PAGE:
Kevin J. Burnham likes this.
  5. mat1226

    mat1226 Active Member

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    Well after watching that video, it looks like we can balance the fish and game budget by firing as many employees of the game department as necessary to balance their budget and replace them with wolves which seem to cure every ill an ecosystem ever had.

    Here is an interesting article on this topic. If you think we have disagreements on here regarding this issue, read the comments. Start at the bottom and work up.

    http://www.bloomberg.com/news/2013-...wstone-wolves-threatens-area-renaissance.html
     
  6. jwg

    jwg Active Member

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    I don't think the original clip was about wolves.

    It was about how interconnected everything is within an ecosystem, to an amazing degree.

    I think an appreciation for nature is something most of us share on this forum.

    Jay
     
  7. bennysbuddy

    bennysbuddy the sultan of swing

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    It must be true what they say,History does tend to repeat its self.
    Disclaimer--No govenment funds were used in this study.
     
  8. Karry

    Karry Lost in Nontana

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    One thing they did fail to state is how the fires of the late 80's and early 90's affected vegetation in Yellow stone and the surrounding areas. That Wolfs were all ready in Mt. Id. Wy. Ut.
     
  9. Trapper Badovinac

    Trapper Badovinac Author, Writer, Photographer

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    I've made up my mind to not involve myself in any more canis lupus debates, regardless of which sub species. But, (there's always a but after a statement like this one isn't there?) I will say that I'm seeing firsthand, the elk adapting in ways I find amazing.

    Trapper
     
  10. Salmo_g

    Salmo_g Active Member

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    I want to see elk adapt by growing fanged teeth and sharper hooves and wearing antlers year around to better level the playing field with those pesky wolves. Wolves hunt in packs, like gangbangers, so it's only fair that the elk adapt appropriately for this asymmetrical warfare. I encountered a large herd of elk Sunday and shooed them away four times. But just think if elk stopped acting like dumb cattle. If stuff like that happens, I too will need advice on a suitable holster for my hand cannon while hiking and fishing.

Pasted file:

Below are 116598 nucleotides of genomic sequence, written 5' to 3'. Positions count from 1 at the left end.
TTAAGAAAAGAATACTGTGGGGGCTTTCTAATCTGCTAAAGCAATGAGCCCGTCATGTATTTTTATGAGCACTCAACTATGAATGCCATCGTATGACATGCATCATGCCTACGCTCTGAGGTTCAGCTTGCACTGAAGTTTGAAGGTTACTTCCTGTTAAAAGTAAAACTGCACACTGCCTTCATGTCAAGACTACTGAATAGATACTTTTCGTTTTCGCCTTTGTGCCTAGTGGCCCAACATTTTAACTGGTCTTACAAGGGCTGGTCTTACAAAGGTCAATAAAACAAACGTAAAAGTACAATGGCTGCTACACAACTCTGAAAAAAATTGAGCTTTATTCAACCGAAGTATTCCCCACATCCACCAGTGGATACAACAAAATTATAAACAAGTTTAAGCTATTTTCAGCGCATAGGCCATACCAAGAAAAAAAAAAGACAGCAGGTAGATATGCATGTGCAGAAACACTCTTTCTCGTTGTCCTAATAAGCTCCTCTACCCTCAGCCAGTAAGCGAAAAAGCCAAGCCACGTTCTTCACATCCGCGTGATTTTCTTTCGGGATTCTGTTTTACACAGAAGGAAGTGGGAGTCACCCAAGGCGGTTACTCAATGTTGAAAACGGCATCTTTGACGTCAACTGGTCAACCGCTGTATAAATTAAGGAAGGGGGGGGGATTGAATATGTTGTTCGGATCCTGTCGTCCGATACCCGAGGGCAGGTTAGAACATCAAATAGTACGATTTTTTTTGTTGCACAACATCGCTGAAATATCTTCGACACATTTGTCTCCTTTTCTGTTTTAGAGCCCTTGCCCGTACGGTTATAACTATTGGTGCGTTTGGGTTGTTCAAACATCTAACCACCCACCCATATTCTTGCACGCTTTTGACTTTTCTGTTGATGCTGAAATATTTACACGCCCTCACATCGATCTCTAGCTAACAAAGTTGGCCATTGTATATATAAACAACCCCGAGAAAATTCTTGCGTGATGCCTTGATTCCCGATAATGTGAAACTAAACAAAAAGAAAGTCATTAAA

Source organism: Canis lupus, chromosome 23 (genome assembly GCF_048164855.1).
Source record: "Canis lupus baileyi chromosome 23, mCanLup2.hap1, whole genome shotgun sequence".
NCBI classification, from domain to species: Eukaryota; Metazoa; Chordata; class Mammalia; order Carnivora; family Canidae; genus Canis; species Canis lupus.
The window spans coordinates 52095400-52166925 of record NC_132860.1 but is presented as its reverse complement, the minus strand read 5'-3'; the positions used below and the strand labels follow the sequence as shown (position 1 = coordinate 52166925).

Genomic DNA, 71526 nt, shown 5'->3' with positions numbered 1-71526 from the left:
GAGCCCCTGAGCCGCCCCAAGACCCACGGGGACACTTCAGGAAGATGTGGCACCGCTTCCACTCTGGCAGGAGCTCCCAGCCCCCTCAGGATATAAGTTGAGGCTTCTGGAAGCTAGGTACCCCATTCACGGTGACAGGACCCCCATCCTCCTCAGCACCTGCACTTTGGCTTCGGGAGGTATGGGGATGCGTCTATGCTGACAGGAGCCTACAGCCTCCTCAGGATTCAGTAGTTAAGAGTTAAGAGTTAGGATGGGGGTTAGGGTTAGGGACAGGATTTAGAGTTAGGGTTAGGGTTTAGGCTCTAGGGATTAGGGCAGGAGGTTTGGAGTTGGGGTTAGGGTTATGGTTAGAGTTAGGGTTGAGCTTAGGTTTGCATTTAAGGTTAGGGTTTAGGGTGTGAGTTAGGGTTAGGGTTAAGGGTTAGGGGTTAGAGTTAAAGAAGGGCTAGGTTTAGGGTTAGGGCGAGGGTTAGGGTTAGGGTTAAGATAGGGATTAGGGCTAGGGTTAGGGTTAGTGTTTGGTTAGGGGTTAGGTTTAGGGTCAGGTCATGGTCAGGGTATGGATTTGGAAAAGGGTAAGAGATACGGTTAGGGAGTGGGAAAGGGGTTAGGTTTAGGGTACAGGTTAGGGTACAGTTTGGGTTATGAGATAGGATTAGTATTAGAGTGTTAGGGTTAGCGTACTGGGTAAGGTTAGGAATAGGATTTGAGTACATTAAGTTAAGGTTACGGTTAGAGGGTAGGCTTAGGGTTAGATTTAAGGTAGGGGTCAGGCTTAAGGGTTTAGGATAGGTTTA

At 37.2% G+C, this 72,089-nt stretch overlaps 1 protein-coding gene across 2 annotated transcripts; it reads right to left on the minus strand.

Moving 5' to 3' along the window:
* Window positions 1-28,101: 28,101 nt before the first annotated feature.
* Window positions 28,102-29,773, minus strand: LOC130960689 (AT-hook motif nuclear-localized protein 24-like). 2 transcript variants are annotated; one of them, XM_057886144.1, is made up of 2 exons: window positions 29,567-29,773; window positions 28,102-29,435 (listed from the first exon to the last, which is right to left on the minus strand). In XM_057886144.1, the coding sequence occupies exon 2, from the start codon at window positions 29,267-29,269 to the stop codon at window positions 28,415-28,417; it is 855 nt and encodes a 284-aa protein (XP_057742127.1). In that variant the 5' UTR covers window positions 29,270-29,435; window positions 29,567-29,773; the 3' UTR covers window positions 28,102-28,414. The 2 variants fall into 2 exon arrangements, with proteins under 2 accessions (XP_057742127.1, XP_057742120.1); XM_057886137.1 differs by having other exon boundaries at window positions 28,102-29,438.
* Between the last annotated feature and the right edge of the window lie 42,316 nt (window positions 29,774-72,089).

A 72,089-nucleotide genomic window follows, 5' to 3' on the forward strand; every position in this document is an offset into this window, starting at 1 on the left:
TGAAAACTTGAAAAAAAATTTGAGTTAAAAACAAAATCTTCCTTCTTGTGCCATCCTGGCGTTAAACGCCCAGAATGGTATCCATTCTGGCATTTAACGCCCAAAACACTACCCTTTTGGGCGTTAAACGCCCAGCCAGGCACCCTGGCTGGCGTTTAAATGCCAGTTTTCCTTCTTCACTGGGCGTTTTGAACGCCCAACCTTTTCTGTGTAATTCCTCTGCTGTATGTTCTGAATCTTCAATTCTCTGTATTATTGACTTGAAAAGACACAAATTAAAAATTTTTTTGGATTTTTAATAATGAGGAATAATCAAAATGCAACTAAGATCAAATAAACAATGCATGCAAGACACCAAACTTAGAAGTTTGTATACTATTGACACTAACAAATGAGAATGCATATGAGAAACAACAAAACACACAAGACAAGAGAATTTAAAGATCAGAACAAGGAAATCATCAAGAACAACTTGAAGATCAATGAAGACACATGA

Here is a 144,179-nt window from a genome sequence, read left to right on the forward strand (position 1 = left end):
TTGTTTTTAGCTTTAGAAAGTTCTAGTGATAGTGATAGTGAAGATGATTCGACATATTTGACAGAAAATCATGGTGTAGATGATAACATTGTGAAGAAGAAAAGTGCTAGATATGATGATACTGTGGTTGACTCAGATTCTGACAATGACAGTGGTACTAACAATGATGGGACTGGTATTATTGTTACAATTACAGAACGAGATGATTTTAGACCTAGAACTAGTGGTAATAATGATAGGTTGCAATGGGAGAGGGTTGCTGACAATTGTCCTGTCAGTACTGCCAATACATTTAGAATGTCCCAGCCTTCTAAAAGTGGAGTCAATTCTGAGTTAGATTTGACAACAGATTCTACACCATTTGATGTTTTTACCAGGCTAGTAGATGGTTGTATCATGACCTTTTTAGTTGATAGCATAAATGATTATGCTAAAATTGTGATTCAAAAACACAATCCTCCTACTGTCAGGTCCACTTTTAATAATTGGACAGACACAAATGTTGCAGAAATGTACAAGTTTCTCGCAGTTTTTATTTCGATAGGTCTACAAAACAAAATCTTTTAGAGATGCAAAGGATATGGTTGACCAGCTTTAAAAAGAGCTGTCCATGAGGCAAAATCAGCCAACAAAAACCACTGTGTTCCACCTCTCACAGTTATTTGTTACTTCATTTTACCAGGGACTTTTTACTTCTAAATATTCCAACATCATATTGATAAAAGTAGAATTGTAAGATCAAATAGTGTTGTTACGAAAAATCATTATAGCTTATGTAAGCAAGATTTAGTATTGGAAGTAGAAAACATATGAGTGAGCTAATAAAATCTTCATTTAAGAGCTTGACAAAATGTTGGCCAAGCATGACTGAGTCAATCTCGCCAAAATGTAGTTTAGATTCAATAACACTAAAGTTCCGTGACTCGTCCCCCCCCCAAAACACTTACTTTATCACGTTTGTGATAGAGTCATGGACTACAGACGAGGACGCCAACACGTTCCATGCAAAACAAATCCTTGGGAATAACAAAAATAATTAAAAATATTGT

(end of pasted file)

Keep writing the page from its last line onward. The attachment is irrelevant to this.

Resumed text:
Sg
     
  11. Ron McNeal

    Ron McNeal Life's good!

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    I think the stock market also went up....
     
  12. Karry

    Karry Lost in Nontana

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    Just ran a cross this.
    BOISE, IDAHO — Idaho wildlife officials say it cost $30,000 to kill 23 wolves last month in northern Idaho.

    Idaho Fish and Game announced earlier this week the money is coming from licenses the agency sells.

    The agency last month said USDA Wildlife Service agents killed the wolves using a helicopter in the Lolo elk zone near the Montana border to improve elk survival in the area.

    It’s the sixth time the agency has taken action to kill wolves in the Lolo zone in the past four years. Forty-eight wolves have been killed in all.

    The state’s predator management plan calls for killing wolves when Idaho Fish and Game determines they are causing conflicts with people or domestic animals, or that they are a significant factor in declining numbers of elk or deer.
     
  13. Sean Matthews

    Sean Matthews Member

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    As a side note to this, this is the first time in decades that the lake near Isle Royal has been completely frozen allowing wolves from Canada to come down to interbreed on the island, hopefully this will limit the inbreeding a little.